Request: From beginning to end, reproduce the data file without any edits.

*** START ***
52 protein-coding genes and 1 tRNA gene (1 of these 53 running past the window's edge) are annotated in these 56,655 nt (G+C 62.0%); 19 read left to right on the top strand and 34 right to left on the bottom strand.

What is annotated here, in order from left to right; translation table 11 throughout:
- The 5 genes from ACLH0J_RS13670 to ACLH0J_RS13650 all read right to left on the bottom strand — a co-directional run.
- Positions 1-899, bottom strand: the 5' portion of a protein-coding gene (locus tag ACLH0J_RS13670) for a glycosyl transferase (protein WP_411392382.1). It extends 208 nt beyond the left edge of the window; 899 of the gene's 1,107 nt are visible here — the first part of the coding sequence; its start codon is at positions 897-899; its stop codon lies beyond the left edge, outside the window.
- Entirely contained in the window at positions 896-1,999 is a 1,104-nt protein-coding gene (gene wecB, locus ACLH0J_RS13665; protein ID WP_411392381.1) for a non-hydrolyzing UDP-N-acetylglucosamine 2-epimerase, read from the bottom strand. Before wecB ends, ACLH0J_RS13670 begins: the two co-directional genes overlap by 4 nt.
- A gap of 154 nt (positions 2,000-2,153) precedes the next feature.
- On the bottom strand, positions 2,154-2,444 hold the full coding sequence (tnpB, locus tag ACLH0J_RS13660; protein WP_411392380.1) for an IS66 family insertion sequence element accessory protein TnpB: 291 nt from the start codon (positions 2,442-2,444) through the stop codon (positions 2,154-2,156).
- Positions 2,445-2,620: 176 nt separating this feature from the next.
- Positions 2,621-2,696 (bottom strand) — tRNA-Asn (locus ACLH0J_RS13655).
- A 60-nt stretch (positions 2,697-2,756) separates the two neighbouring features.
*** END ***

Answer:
52 protein-coding genes and 1 tRNA gene (1 of these 53 running past the window's edge) are annotated in these 56,655 nt (G+C 62.0%); 19 read left to right on the top strand and 34 right to left on the bottom strand.

What is annotated here, in order from left to right; translation table 11 throughout:
- The 5 genes from ACLH0J_RS13670 to ACLH0J_RS13650 all read right to left on the bottom strand — a co-directional run.
- Positions 1-899, bottom strand: the 5' portion of a protein-coding gene (locus tag ACLH0J_RS13670) for a glycosyl transferase (protein WP_411392382.1). It extends 208 nt beyond the left edge of the window; 899 of the gene's 1,107 nt are visible here — the first part of the coding sequence; its start codon is at positions 897-899; its stop codon lies beyond the left edge, outside the window.
- Entirely contained in the window at positions 896-1,999 is a 1,104-nt protein-coding gene (gene wecB, locus ACLH0J_RS13665; protein ID WP_411392381.1) for a non-hydrolyzing UDP-N-acetylglucosamine 2-epimerase, read from the bottom strand. Before wecB ends, ACLH0J_RS13670 begins: the two co-directional genes overlap by 4 nt.
- A gap of 154 nt (positions 2,000-2,153) precedes the next feature.
- On the bottom strand, positions 2,154-2,444 hold the full coding sequence (tnpB, locus tag ACLH0J_RS13660; protein WP_411392380.1) for an IS66 family insertion sequence element accessory protein TnpB: 291 nt from the start codon (positions 2,442-2,444) through the stop codon (positions 2,154-2,156).
- Positions 2,445-2,620: 176 nt separating this feature from the next.
- Positions 2,621-2,696 (bottom strand) — tRNA-Asn (locus ACLH0J_RS13655).
- A 60-nt stretch (positions 2,697-2,756) separates the two neighbouring features.